Family-Owned And Daily-Driven Since 1982, This Toyota FJ60 Land Cruiser Earned Its Restoration
Photography by Alvaro Pinzón
You may remember Jaime Calle’s shop from a previous article on its Land Cruiser restorations in Colombia. He joined forces with Distoyota, a longtime distributor of Toyotas in the country to create the Restoring Legends outfit dedicated to extensive high-quality restorations of these beloved trucks, which have the full parts support and documentation available directly from the brand thanks in large part to the Distoyota connection. Such things come in handy, and beyond the correct parts and literature, it’s interesting to uncover the history of the Land Cruisers that pass through the shop. The truck pictured here for instance, was the first Toyota FJ60 in the city of Medellín.
To see this latest restoration I hopped on a plane to Medellín and caught the Toyota for a photoshoot just after it’d been OK’d to wear the classic vehicle-denoting blue license plates. The city’s Museo del Transporte served as a fitting and pretty location for a few shots.
More so than other 4x4s, it seems that the Toyota FJs were purpose-built for Colombia, and the FJ60 was no exception—the more populous families ussed the extra seats in the back quite often, and the more comfortable interior made these great rivals to the often pricier Jeep Wagoneer. The FJ was more popular thanks to its reliability, simple design, and cheap maintenance costs. A tank with extra seating instead of a turret.
Back in the year 1982, this exact example pictured was the first FJ60 to transit the rigorous topography of the Aburra valley in Antioquia according to the import documents—in other words it was the first FJ60 in this once-infamous city. Beyond that, it remained in the same family since new, as its current owner, Daniel Saldarriaga tells me. For 37 years he and his father have kept the Toyota in the family between the two of them, and since his father handed the car down to him in 2003, Daniel’s used it as his workhorse for nearly twelve years. A few years ago he decided it deserved a restoration.
The FJ had seen the family grow and age and multiply over the decades, and it became an honorary member itself somewhere along the way, as these kinds of long-term family vehicles are wont to do. The Saldarriaga family used it to travel the country, but it was also subjected to hauling heavy loads across the less-than-silky terrain of the more rural parts of the country.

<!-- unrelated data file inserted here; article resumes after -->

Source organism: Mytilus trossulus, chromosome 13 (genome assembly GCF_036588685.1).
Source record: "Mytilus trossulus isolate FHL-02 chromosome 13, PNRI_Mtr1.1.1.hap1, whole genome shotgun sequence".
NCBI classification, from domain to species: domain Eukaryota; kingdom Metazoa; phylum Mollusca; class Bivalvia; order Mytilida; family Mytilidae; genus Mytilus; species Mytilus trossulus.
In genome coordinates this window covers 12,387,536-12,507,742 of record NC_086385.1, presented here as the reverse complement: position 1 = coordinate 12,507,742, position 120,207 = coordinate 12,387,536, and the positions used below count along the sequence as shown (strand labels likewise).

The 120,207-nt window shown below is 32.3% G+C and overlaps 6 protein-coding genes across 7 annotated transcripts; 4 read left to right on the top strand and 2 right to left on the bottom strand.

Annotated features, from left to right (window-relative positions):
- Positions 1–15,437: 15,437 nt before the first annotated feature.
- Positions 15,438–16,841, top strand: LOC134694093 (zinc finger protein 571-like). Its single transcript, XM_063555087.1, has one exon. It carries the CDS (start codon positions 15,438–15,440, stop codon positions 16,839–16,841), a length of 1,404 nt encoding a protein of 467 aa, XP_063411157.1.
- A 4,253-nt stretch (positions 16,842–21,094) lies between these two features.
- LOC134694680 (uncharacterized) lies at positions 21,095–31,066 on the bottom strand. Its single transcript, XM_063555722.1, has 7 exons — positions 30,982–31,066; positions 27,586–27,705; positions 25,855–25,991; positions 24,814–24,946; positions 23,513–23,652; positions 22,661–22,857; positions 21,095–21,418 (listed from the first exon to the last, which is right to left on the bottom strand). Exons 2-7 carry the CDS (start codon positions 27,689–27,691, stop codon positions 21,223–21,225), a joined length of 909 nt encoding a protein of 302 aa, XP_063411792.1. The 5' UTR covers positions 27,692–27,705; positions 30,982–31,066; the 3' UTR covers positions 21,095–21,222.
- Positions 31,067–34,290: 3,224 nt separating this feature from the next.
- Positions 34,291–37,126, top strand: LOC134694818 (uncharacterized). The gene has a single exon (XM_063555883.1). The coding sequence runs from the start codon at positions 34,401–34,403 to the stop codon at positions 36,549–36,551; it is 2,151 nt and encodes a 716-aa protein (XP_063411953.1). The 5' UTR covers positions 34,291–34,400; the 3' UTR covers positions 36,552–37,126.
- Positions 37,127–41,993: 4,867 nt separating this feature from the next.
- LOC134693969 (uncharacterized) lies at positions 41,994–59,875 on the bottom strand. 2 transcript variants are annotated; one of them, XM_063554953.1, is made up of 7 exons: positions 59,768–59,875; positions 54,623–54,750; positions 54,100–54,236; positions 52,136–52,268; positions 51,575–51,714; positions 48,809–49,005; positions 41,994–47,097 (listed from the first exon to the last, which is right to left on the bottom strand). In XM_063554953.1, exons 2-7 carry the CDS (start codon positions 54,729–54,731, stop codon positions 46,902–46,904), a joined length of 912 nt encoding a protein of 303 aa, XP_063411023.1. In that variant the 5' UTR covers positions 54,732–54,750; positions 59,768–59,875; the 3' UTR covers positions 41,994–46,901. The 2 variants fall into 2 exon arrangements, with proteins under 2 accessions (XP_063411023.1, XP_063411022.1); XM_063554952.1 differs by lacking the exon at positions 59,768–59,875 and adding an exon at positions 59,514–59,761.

As most FJ enthusiasts know, the 60 series was equipped with the 2F straight-six four-liter, and a four-speed gearbox with a transfer case. The constant complaint is that they feel quite slow with four gears—many say these old SUVs are made more like a good mule than a working horse—so back in the late ‘90s Daniel and his father decided to swap the gearbox for a five-speed manual. With no modifications beyond that, the car continued to see daily use. As time went on and the miles racked up and the rust started to deepen and spread, Daniel decided he all but owed it to the family truck to reset its clock.
Jaime at Restoring Legends has more than 80 Toyota FJs in his restoration history, so Daniel had no qualms about shipping it to the shop in Bogotá last year. Once it arrived, the truck was fully disassembled and the ensuing comprehensive restoration lasted just about six months. After a thorough shakedown, the FJ was sent back to Daniel in time to surprise his father at Christmas by presenting him with a vision he hadn’t seen since he bought it new in the early 1980s. Classic Toyota FJs and Broncos and Land Rovers have been enjoying attention from a new market of owners for the better part of a decade now, but no appreciation in monetary terms can compare to the sentimental value of this example.